Performance Management as a New Manager: How to Assess (Part III)

This is part 3 of 6 in a series that gives guidance on how to manage employee performance for new product design managers — or those facing performance management situations for the first time.

← Read the previous article: “Performance Management as a New Manager: Who to Involve (Part II)

When you’re managing a team member’s performance, how do you assess the situation in order to understand the severity and urgency? Here’s what you should and shouldn’t do.

Don’t: Make assumptions or jump to conclusions

When you first encounter a situation that looks like it requires performance management, it’s easy to take first impressions as definitive. You may feel obliged to jump into action mode. However, your job is to make sure that what’s being surfaced is both real and relevant, and you’ll eventually need this assessment to create a plan.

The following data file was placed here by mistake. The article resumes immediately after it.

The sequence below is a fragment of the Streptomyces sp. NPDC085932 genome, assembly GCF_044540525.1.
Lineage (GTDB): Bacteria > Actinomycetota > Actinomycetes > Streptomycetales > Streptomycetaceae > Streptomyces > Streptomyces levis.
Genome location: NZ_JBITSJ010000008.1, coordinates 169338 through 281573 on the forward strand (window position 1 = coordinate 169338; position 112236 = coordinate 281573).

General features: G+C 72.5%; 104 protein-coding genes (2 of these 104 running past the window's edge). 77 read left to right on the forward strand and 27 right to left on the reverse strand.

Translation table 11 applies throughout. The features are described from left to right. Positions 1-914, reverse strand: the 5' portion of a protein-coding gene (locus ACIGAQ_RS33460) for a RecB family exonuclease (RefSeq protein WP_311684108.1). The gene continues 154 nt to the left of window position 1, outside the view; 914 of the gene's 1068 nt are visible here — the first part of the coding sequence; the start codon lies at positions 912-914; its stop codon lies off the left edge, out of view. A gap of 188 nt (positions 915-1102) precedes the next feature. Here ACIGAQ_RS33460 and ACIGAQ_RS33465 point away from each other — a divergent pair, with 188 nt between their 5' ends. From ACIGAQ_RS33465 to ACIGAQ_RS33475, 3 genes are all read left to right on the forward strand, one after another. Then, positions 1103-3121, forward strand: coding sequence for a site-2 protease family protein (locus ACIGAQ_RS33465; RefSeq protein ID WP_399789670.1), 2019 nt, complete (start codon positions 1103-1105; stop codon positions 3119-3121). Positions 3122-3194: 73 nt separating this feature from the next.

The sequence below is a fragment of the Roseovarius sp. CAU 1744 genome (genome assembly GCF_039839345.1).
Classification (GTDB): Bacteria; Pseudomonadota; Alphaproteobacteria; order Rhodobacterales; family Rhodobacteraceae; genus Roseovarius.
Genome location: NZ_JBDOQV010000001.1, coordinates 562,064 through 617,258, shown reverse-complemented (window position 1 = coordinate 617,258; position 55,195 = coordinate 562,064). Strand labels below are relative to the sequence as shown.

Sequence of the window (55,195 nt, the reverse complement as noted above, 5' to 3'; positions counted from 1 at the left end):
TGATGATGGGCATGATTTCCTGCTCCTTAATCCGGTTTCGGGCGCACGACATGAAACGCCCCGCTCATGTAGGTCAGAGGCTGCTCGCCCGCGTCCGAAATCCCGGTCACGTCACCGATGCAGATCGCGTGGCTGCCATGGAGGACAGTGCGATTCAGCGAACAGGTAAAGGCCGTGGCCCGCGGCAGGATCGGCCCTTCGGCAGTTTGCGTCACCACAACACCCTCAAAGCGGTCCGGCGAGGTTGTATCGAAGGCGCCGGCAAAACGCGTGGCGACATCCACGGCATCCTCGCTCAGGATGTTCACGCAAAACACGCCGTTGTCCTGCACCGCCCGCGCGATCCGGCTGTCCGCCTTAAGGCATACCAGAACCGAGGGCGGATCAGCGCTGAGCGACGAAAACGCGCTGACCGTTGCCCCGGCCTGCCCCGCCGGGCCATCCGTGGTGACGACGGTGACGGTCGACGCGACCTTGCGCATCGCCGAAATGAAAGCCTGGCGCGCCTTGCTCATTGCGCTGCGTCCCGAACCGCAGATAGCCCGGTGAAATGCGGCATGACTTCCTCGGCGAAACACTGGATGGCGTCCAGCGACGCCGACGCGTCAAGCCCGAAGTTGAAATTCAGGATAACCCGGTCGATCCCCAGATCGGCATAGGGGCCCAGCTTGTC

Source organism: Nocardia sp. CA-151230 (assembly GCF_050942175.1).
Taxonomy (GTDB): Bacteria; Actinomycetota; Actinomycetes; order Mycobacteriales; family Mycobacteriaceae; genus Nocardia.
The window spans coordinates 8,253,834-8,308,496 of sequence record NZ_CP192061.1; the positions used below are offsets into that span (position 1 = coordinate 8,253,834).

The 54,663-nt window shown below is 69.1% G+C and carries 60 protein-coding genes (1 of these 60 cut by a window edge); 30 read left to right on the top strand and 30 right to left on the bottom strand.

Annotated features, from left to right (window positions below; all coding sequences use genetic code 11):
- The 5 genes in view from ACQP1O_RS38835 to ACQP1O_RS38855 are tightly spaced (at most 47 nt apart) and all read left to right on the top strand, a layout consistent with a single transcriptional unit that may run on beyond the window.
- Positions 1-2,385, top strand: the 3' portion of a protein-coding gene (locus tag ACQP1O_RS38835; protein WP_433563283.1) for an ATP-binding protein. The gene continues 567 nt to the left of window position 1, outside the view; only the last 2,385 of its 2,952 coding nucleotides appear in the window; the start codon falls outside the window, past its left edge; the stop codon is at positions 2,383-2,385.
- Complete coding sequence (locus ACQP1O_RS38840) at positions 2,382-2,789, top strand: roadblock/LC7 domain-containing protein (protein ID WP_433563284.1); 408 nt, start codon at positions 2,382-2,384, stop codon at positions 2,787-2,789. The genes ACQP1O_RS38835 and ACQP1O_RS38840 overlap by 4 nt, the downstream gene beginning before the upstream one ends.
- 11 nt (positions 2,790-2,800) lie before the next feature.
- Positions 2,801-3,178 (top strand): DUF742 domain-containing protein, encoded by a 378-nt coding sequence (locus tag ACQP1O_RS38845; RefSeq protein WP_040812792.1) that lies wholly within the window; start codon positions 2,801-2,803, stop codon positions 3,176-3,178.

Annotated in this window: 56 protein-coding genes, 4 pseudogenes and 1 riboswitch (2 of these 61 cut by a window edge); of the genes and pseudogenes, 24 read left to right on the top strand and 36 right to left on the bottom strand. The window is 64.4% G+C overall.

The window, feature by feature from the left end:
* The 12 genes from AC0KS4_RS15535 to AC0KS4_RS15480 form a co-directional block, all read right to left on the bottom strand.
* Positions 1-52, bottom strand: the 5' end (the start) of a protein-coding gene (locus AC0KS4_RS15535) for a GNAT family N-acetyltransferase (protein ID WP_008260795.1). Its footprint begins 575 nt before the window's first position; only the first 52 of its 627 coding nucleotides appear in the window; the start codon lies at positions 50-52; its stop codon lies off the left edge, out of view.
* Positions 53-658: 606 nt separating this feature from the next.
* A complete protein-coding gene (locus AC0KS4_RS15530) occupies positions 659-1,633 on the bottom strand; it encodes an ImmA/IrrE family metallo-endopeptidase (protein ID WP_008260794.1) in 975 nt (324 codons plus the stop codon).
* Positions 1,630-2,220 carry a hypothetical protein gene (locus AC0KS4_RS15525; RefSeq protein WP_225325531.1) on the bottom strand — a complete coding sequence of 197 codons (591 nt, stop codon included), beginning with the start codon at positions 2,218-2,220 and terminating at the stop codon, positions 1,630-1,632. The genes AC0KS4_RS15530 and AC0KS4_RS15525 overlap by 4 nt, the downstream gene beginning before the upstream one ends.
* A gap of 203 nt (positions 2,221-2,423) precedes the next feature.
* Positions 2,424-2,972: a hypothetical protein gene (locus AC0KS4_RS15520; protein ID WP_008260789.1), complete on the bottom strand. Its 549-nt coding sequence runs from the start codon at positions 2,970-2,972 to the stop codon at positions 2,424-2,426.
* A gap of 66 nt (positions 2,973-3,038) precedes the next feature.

Do: Take the time to thoroughly evaluate the situation

Start by asking a few key questions to determine the relevance and severity of the situation. The following prompts will help you gain enough context to decide the importance and urgency, as well as inform the plan.

Is this the first time the behavior or scenario has happened?

If so, this may not be a performance management case, but may simply need feedback. Feedback is an element of performance management, but is also an element of all performance, whether positive or questionable. When it’s the first-time the behavior has occurred, you’ll want to encourage the people involved to give feedback directly, or in some cases, you’ll need to deliver it yourself.